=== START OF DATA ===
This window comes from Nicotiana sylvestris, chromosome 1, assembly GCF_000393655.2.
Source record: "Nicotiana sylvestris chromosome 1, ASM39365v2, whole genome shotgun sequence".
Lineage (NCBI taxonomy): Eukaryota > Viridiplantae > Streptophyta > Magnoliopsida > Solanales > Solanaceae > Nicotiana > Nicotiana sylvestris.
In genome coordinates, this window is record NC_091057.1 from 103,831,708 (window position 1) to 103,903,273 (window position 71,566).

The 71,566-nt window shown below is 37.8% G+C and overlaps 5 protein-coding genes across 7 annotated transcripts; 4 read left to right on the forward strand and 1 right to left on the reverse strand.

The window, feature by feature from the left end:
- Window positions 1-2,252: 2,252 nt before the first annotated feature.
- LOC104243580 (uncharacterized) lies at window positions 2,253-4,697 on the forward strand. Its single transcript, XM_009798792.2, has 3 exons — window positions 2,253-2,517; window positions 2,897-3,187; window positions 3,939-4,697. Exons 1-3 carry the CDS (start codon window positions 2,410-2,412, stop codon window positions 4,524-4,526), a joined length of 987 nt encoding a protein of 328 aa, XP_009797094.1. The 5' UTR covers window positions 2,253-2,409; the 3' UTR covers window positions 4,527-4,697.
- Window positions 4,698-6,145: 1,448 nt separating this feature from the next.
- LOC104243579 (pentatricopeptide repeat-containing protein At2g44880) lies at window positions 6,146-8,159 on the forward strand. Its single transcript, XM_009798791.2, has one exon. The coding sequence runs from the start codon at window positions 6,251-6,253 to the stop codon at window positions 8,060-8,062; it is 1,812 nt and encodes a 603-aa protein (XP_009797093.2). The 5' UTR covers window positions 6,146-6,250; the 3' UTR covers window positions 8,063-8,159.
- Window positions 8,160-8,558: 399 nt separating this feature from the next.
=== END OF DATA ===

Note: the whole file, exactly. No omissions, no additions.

This window comes from Nicotiana sylvestris, chromosome 1, assembly GCF_000393655.2.
Source record: "Nicotiana sylvestris chromosome 1, ASM39365v2, whole genome shotgun sequence".
Lineage (NCBI taxonomy): Eukaryota > Viridiplantae > Streptophyta > Magnoliopsida > Solanales > Solanaceae > Nicotiana > Nicotiana sylvestris.
In genome coordinates, this window is record NC_091057.1 from 103,831,708 (window position 1) to 103,903,273 (window position 71,566).

The 71,566-nt window shown below is 37.8% G+C and overlaps 5 protein-coding genes across 7 annotated transcripts; 4 read left to right on the forward strand and 1 right to left on the reverse strand.

The window, feature by feature from the left end:
- Window positions 1-2,252: 2,252 nt before the first annotated feature.
- LOC104243580 (uncharacterized) lies at window positions 2,253-4,697 on the forward strand. Its single transcript, XM_009798792.2, has 3 exons — window positions 2,253-2,517; window positions 2,897-3,187; window positions 3,939-4,697. Exons 1-3 carry the CDS (start codon window positions 2,410-2,412, stop codon window positions 4,524-4,526), a joined length of 987 nt encoding a protein of 328 aa, XP_009797094.1. The 5' UTR covers window positions 2,253-2,409; the 3' UTR covers window positions 4,527-4,697.
- Window positions 4,698-6,145: 1,448 nt separating this feature from the next.
- LOC104243579 (pentatricopeptide repeat-containing protein At2g44880) lies at window positions 6,146-8,159 on the forward strand. Its single transcript, XM_009798791.2, has one exon. The coding sequence runs from the start codon at window positions 6,251-6,253 to the stop codon at window positions 8,060-8,062; it is 1,812 nt and encodes a 603-aa protein (XP_009797093.2). The 5' UTR covers window positions 6,146-6,250; the 3' UTR covers window positions 8,063-8,159.
- Window positions 8,160-8,558: 399 nt separating this feature from the next.